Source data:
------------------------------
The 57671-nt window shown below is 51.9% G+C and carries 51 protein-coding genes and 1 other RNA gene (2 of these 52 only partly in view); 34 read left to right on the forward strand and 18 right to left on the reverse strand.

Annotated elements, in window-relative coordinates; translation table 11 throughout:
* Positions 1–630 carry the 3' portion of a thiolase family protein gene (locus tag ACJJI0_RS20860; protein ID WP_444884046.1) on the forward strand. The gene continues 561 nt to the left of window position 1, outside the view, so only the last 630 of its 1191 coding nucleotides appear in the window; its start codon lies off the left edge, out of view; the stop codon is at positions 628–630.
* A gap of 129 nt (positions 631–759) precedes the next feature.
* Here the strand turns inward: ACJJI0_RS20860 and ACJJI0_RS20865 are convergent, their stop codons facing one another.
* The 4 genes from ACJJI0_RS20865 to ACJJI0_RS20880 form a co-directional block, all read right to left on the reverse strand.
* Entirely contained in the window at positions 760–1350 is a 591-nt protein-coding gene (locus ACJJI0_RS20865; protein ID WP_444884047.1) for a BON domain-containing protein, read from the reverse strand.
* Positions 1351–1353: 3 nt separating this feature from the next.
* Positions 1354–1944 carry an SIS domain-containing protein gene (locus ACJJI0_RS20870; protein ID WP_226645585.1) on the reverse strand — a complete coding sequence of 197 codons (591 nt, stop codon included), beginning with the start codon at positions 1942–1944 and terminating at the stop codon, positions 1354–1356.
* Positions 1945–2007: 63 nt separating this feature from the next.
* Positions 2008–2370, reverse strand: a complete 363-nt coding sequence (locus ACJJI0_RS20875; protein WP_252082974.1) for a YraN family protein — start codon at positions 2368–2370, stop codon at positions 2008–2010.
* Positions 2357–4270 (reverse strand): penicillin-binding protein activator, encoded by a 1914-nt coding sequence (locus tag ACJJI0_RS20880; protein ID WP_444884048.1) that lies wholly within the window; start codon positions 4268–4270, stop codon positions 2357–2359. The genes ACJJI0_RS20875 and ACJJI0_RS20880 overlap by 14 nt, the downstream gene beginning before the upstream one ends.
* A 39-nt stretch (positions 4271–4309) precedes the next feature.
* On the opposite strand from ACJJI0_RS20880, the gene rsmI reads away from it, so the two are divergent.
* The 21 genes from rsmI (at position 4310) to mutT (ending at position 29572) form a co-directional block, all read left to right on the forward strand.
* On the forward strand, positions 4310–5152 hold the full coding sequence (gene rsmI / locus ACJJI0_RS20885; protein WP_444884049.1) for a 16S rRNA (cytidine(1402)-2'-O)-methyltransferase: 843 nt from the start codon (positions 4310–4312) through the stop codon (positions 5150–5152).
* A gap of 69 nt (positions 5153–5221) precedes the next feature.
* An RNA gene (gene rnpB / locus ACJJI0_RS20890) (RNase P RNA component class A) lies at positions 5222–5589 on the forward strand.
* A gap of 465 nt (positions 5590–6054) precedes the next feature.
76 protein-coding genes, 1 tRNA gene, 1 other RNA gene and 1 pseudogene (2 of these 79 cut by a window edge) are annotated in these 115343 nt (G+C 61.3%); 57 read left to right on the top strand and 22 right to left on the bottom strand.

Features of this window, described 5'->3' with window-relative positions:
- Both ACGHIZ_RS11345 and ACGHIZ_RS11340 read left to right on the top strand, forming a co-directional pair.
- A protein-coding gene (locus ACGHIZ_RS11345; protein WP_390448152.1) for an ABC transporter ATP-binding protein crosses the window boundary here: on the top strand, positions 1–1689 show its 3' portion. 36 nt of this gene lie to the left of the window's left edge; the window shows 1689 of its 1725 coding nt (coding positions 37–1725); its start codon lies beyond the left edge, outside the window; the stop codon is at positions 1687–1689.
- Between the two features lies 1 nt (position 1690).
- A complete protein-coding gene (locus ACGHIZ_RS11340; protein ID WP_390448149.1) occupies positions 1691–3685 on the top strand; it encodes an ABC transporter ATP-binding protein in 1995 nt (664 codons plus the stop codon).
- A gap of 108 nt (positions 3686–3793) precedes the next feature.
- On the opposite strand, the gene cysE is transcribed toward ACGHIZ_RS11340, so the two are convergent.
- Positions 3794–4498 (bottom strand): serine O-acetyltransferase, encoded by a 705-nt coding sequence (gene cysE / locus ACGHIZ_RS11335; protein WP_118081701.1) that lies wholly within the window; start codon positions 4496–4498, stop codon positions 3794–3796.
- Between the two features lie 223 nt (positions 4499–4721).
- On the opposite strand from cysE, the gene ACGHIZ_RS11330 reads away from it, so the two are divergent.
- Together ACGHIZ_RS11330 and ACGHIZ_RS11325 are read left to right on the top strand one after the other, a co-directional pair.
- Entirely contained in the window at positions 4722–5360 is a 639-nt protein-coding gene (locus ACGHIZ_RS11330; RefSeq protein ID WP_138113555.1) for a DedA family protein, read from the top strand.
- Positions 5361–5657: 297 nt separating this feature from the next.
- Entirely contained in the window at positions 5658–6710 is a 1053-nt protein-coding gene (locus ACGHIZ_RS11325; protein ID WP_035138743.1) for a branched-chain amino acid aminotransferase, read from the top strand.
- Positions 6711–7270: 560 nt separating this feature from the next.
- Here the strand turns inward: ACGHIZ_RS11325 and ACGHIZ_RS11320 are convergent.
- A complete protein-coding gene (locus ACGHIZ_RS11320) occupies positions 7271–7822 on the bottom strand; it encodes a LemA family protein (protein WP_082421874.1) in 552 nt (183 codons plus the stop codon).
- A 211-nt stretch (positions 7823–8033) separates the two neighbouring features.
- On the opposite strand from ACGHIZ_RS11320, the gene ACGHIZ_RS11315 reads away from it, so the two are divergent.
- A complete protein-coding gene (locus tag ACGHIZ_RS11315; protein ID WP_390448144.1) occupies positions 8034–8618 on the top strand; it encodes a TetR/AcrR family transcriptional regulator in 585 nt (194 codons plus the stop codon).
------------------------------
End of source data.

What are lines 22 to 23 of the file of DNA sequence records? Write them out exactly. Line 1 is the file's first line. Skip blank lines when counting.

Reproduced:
- Both ACGHIZ_RS11345 and ACGHIZ_RS11340 read left to right on the top strand, forming a co-directional pair.
- A protein-coding gene (locus ACGHIZ_RS11345; protein WP_390448152.1) for an ABC transporter ATP-binding protein crosses the window boundary here: on the top strand, positions 1–1689 show its 3' portion. 36 nt of this gene lie to the left of the window's left edge; the window shows 1689 of its 1725 coding nt (coding positions 37–1725); its start codon lies beyond the left edge, outside the window; the stop codon is at positions 1687–1689.